|This biography from the Archives of AskART:|
|A prominent figure and multi-talented artist of the Lost Generation of
Avant-Garde Americans in Paris in the 1920s, Gerald Murphy was known
for painting everyday objects in flat, un-modulated colors. He
later said that he was "nourished on Leger's Picasso's, Braque's and
Gris' abstractions." He worked painstakingly, producing only a
handful of finished works in the decade of the 1920s.|
Murphy, a tall, attractive, redheaded man, was from a wealthy family
and was the heir to the Mark Cross leather fortune. He
graduated from Yale University in 1912, along with his future wife,
Sara Wiborg, the daughter of a millionaire manufacturer of printing
ink. Seeking to be independent from family pressures, the Murphys
were among the first young Americans to go abroad and "fully immerse
themselves in the active early Twentieth Century culture of Paris." (Antiques).
Underscoring Murphy's disdain for his family position, he was quoted as
referring to his family business as a "monument to the useless."
The Murphys, described as an ideal couple who knew
how to live with exceptional style and grace", (Meade 171) became the
center of a brilliant circle of American expatriates and
Europeans. They lived both in Paris and in a home they called
Villa America in Cap d'Antibes in the south of France. He
fostered creative friendships with many leading figures of that time
including Dorothy Parker, John Dos Passos, Pablo Picasso, Ernest
Hemingway, Fernand Leger, Charles Demuth, the Scott Fitzgeralds, and
Archibald MacLeish. He and his wife Sara Wiborg, who had three
children, were the real-life models for the main characters of F. Scott
Fitzgerald's novel, Tender is the Night, which was dedicated to the Murphys.
Murphy became a painter of considerable gifts, but only began studying
art in 1921 at age 33 after a career in business and a commitment to
landscape architecture. Among his painting teachers was
Natalia Goncharova, a Russian abstract painter who insisted that her
students could commit nothing to canvas that resembled reality.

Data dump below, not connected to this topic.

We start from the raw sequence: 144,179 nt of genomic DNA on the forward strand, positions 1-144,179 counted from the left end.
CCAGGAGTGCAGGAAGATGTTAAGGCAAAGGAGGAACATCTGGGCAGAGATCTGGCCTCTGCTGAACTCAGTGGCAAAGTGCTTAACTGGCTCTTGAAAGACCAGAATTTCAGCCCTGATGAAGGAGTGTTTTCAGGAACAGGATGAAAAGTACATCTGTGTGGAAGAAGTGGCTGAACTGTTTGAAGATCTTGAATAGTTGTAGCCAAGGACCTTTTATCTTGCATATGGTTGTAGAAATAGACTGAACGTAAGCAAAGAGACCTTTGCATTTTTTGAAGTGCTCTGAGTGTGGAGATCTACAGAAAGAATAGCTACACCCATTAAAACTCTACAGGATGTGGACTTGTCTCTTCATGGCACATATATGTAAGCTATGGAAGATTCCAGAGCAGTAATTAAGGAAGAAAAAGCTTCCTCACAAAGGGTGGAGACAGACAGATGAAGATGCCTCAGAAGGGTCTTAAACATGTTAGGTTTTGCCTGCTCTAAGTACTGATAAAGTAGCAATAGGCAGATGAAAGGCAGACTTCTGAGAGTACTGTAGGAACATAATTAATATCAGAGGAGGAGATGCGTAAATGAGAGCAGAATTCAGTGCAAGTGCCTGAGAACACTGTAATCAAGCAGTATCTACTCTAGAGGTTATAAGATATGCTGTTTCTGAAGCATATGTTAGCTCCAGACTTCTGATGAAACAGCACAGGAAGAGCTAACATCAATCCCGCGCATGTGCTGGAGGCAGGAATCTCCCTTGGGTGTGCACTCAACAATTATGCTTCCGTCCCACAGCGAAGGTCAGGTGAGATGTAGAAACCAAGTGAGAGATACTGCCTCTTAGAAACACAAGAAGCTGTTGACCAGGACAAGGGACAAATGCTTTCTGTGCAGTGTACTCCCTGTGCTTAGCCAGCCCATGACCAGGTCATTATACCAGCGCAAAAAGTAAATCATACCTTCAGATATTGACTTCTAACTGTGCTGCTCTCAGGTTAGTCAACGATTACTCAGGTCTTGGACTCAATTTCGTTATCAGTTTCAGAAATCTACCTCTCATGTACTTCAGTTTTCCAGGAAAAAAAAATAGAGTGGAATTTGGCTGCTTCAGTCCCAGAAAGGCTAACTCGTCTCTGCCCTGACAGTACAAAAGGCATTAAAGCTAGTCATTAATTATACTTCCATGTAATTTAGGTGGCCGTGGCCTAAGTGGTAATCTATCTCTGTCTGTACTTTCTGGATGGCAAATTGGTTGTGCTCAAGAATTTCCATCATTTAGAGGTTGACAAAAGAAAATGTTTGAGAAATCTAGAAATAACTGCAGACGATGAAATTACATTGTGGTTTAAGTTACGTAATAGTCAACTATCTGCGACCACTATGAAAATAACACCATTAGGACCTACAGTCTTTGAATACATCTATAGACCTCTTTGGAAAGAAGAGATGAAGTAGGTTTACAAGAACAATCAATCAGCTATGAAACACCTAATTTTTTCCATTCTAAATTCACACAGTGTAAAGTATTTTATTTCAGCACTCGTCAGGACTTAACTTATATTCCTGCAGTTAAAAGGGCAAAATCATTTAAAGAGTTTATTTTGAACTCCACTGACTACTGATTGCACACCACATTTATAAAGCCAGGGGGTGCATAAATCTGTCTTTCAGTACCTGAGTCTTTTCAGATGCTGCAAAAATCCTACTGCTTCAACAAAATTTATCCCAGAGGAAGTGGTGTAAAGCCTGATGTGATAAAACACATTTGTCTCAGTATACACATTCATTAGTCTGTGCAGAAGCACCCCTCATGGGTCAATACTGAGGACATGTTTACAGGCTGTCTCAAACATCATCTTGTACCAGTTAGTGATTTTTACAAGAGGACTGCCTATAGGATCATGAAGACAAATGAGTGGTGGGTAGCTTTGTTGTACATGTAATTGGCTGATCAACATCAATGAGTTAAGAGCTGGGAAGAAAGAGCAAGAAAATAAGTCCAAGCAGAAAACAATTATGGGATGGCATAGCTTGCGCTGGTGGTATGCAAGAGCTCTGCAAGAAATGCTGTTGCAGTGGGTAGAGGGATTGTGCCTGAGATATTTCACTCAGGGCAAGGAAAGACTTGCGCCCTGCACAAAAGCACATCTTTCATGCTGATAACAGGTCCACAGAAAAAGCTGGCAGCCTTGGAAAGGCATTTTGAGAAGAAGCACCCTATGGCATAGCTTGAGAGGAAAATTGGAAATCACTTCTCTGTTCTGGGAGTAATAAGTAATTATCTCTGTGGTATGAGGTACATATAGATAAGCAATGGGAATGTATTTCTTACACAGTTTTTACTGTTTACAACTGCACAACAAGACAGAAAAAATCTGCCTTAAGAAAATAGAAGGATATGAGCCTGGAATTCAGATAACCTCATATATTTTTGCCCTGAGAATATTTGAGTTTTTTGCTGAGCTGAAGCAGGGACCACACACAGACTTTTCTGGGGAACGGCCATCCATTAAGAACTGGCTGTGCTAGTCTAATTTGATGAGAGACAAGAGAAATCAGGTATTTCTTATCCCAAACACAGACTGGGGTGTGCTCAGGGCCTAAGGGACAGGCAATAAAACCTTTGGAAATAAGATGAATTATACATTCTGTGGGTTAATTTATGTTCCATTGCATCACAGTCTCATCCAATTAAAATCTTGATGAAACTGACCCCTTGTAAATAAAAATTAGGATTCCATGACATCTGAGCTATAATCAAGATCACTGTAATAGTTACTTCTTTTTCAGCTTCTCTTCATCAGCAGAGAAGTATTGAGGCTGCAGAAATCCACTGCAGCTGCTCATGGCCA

He was also inspired by Juan Gris, Georges Braque and Fernand Leger,
and under these influences set aside his pursuit of landscape
architecture for modernist, abstract painting. In exhibitions,
he received praise for his work, and he also painted sets for Sergei
Diaghilev's Ballet Russe.
However, in 1929 when his son,
Patrick, was stricken with tuberculosis that he had caught from a
chauffeur the family had used in Hollywood, Villa America became
a place of great tension, and then was dismantled for the family's move
to the Swiss Alps. Murphy quit painting, and he had produced
only about a dozen meticulously crafted assemblages and a few
watercolors. He never sold any of them, and they were forgotten
until the 1950s when they were rediscovered.
A posthumous exhibit
was held at the New York Museum of Modern Art and in 1995 at the
Whitney Museum. The Whitney bought one of his assemblages, Cocktail, from that exhibit and paid more than one million dollars.
In 2006, Yale University Art Gallery acquired his work Bibliotheque, one
of only seven paintings known to survive at this time out of a total of
fourteen. This piece, inspired by the purist
philosophy of Amedee Ozenfant and Le Corbusier, reflects a desire to
create art that is timeless and classical and divorced from
contemporary social references.
Matthew Baigell, Dictionary of American Art
"Yale University Art Gallery Acquires Rare Painting by Gerald Murphy", Antiques and The Arts Weekly, March 10, 2006, p. 68
Marion Meade, Dorothy Parker: What Fresh Hell is This?
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